During Thanksgiving holiday, our family of six took the time to prepare for the Christmas rush by
- giving thanks
- hitting the brakes, i.e., full stop to breathe
- catching-up around the house.
- not pulling out any of the Advent/Christmas boxes from the attic (and we still haven’t). Gasp!
But on Sunday, we began a simple practice of Advent with devotions, song, and testimony. The focus of our daily Advent dinner devotions is how God the Father worked through (and at times counter) to His people in preparation for the coming of His Son Jesus the Messiah/Christ AND a sharing of daily praises/concerns.
I invite you to join me for an Emerging Scholars Network Advent table where we’ll likewise feed upon some Advent devotions, readings, reflections, and Scriptures. Please consider this a place not only to share comments, prayers, and reflections on the material provided, but also a place for you to share devotions, readings, reflections, and Scriptures through which God is speaking to you this Advent. Be alert. May God give you eyes to see His Presence and work not only in, but also around you each step of the Way.
[The message of Advent] is for us to be alert, vigilant and industrious, so that his coming will not be a terror but an overwhelming joy.
According to the old saying, familiarity breeds contempt. Of course this is not always true! In particular, it is often not true of people with whom we are familiar. Indeed, with the best of friends, the more we know them, the more we grow to love and respect them. It is only the people who are superficial and at heart unreal who let us down when we grow familiar with them. It is then that our previous admiration can turn to contempt. …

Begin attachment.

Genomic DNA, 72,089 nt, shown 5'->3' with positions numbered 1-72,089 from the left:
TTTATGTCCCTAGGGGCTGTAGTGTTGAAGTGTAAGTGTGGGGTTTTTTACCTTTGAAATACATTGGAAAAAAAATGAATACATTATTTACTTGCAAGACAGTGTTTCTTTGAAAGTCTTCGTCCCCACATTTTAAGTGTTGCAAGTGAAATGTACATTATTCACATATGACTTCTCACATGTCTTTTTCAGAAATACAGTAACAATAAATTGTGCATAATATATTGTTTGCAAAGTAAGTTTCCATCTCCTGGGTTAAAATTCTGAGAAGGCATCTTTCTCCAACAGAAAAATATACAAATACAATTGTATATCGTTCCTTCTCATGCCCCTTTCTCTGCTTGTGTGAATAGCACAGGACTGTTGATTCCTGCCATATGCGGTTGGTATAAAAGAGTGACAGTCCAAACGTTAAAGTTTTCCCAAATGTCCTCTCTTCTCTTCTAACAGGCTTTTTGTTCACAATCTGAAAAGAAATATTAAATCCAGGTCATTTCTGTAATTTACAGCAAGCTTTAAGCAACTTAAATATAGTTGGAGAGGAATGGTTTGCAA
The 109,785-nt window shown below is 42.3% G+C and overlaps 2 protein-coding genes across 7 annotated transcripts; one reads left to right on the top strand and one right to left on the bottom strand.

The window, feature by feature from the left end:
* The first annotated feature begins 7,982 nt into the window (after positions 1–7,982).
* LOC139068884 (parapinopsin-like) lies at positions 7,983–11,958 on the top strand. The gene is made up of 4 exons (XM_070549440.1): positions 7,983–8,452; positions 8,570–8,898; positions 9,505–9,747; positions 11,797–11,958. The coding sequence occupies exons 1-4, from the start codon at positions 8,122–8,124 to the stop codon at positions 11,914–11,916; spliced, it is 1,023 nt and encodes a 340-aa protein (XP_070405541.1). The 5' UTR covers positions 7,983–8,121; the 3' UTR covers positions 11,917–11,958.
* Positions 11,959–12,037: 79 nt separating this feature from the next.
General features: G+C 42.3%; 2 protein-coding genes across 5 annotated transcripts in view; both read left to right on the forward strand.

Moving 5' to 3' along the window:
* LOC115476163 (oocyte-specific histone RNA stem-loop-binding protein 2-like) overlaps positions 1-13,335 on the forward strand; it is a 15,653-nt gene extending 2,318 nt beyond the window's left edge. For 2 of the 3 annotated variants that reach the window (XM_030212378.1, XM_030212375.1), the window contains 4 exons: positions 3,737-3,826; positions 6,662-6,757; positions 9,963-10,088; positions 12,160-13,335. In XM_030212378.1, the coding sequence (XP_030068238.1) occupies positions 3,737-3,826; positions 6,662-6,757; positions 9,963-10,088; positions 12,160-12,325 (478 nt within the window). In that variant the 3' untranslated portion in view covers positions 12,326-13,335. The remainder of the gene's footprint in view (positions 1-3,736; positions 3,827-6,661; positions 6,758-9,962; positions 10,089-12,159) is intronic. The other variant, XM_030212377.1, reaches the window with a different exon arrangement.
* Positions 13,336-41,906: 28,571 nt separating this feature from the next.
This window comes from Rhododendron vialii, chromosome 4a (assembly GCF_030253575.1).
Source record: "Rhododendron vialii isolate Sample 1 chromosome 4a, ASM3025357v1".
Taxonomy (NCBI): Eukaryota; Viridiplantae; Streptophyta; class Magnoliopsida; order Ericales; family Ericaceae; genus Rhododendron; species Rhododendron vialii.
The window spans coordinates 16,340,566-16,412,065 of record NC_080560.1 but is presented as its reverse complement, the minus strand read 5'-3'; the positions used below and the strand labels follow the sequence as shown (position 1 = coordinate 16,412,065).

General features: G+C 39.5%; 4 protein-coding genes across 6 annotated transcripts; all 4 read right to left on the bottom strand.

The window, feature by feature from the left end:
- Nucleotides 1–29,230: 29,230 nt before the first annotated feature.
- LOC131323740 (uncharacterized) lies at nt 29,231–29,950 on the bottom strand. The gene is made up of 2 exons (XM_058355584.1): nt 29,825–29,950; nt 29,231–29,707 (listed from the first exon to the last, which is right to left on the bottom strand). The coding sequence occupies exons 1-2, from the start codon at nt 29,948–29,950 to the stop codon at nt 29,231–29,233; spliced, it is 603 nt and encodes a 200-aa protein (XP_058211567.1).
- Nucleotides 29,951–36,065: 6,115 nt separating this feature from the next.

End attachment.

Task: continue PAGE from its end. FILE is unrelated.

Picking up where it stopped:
The particular danger which faces us as Christmas approaches is unlikely to be contempt for the sacred season, but nevertheless our familiarity with it may produce in us a kind of indifference. The true wonder and mystery may leave us unmoved; familiarity may easily blind us to the shining fact that lies at the heart of Christmastide. We are all aware of the commercialization of Christmas; we can hardly help being involved in the frantic business of buying and sending gifts and cards. We shall without doubt enjoy the carols, the decorations, the feasting and jollification, the presents, the parties, the dancing and the general atmosphere of goodwill that almost magically permeates the days of Christmas. But we may not always see clearly that so much decoration and celebration has been heaped upon the festival that the historic fact upon which all the rejoicing is founded has been almost smothered out of existence. …
We shall be celebrating no beautiful myth, no lovely piece of traditional folklore, but a solemn fact. God has been here once historically, but, as millions will testify, he will come again with the same silence and the same humility into any human heart ready to receive him. — J.B. Phillips (1906-1982, British Bible Translator). “The Christian Year,” from Good News: Thoughts on God and Man. New York, NY: The Macmillian Co., 1963. Quoted in Watch for the Light: Readings for Advent and Christmas. Maryknoll, NY: Orbis Books, 2007, p.20-24.
Father forgive me for the ways which I have become indifferent to you, your mission, and your people. Grant me the grace to be wholly yours, “head, heart, and hands,” and to enter the new Christian year with joyful expectancy for the work of your Kingdom.
More Resources for Advent: As Mike mentioned in Repost: Bobby Gross: Living the Christian Year, I have written about Advent and practicing a Christ-Centered Christmas. In addition, I have been blessed by and encourage others (including you) to take time to visit Christine Sine’s Godspace series on Advent and the Advent Conspiracy. Note: My 2010 Godspace post is Second Wednesday of Advent – A Family “Advent”-ure by Thomas Grosh. For ESN’s developing Advent collection click here.